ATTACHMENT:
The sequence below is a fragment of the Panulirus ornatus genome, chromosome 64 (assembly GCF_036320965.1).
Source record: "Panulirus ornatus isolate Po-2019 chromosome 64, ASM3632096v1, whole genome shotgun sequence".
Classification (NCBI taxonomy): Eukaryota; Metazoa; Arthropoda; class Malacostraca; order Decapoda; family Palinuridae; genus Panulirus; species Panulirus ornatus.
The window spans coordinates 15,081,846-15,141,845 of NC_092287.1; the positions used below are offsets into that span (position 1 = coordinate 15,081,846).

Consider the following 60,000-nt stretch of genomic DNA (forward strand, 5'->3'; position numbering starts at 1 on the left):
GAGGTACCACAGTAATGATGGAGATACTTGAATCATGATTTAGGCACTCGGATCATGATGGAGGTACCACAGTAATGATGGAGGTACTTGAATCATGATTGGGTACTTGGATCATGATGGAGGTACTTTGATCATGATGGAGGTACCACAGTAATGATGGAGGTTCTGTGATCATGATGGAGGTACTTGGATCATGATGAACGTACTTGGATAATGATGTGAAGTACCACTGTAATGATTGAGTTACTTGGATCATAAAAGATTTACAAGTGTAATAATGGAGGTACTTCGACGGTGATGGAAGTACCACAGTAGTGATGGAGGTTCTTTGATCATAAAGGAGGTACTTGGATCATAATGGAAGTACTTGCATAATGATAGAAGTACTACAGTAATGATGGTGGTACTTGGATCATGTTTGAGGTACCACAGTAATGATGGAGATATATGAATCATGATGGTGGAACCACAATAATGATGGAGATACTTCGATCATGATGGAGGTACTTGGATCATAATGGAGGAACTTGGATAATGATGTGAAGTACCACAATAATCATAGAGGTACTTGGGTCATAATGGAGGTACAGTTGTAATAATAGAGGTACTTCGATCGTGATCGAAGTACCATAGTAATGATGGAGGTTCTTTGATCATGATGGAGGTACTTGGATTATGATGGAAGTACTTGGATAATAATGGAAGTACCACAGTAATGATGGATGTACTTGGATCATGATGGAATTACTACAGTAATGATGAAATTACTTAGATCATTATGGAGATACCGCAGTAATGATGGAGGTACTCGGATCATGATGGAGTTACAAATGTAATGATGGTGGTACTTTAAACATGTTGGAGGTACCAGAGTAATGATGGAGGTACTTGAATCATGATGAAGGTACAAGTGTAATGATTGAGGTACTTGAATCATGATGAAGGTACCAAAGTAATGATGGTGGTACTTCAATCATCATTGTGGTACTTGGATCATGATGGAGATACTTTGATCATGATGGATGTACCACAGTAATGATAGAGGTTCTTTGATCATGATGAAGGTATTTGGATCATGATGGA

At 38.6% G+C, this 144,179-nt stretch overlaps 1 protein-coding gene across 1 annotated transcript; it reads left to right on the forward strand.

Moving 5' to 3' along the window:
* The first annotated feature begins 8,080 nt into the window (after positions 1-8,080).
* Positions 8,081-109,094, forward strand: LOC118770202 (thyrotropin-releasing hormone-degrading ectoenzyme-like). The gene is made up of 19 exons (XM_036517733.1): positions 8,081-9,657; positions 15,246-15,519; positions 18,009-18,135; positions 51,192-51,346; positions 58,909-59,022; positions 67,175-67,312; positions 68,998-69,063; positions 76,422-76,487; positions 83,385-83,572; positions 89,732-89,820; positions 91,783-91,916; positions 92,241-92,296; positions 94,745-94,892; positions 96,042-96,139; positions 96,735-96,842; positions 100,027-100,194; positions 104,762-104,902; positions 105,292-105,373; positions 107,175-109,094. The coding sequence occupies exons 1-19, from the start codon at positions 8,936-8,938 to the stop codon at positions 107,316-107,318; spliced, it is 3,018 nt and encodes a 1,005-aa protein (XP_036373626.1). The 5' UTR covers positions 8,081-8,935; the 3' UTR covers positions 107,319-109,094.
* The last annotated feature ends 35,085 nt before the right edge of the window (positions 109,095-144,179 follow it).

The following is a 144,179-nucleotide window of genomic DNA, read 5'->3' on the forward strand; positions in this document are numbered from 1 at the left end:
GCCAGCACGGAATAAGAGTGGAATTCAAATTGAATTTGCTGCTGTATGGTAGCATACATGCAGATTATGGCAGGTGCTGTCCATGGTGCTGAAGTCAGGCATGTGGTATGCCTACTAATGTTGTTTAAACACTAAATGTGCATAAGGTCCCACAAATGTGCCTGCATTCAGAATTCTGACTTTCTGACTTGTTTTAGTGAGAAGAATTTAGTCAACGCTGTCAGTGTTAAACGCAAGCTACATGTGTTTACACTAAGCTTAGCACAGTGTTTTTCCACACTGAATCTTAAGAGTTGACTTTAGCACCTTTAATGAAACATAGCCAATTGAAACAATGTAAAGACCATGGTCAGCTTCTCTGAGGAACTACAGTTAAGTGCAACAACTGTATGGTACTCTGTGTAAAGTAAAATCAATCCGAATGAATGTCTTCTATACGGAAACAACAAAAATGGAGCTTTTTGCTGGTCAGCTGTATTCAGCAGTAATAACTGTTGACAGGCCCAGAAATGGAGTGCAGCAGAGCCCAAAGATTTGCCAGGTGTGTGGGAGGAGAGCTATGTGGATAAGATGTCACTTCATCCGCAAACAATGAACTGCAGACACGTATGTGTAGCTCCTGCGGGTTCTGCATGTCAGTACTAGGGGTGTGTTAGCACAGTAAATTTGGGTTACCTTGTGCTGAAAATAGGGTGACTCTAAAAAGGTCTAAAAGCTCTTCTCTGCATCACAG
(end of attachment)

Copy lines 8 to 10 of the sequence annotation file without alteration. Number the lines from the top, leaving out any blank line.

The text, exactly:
Moving 5' to 3' along the window:
* The first annotated feature begins 8,080 nt into the window (after positions 1-8,080).
* Positions 8,081-109,094, forward strand: LOC118770202 (thyrotropin-releasing hormone-degrading ectoenzyme-like). The gene is made up of 19 exons (XM_036517733.1): positions 8,081-9,657; positions 15,246-15,519; positions 18,009-18,135; positions 51,192-51,346; positions 58,909-59,022; positions 67,175-67,312; positions 68,998-69,063; positions 76,422-76,487; positions 83,385-83,572; positions 89,732-89,820; positions 91,783-91,916; positions 92,241-92,296; positions 94,745-94,892; positions 96,042-96,139; positions 96,735-96,842; positions 100,027-100,194; positions 104,762-104,902; positions 105,292-105,373; positions 107,175-109,094. The coding sequence occupies exons 1-19, from the start codon at positions 8,936-8,938 to the stop codon at positions 107,316-107,318; spliced, it is 3,018 nt and encodes a 1,005-aa protein (XP_036373626.1). The 5' UTR covers positions 8,081-8,935; the 3' UTR covers positions 107,319-109,094.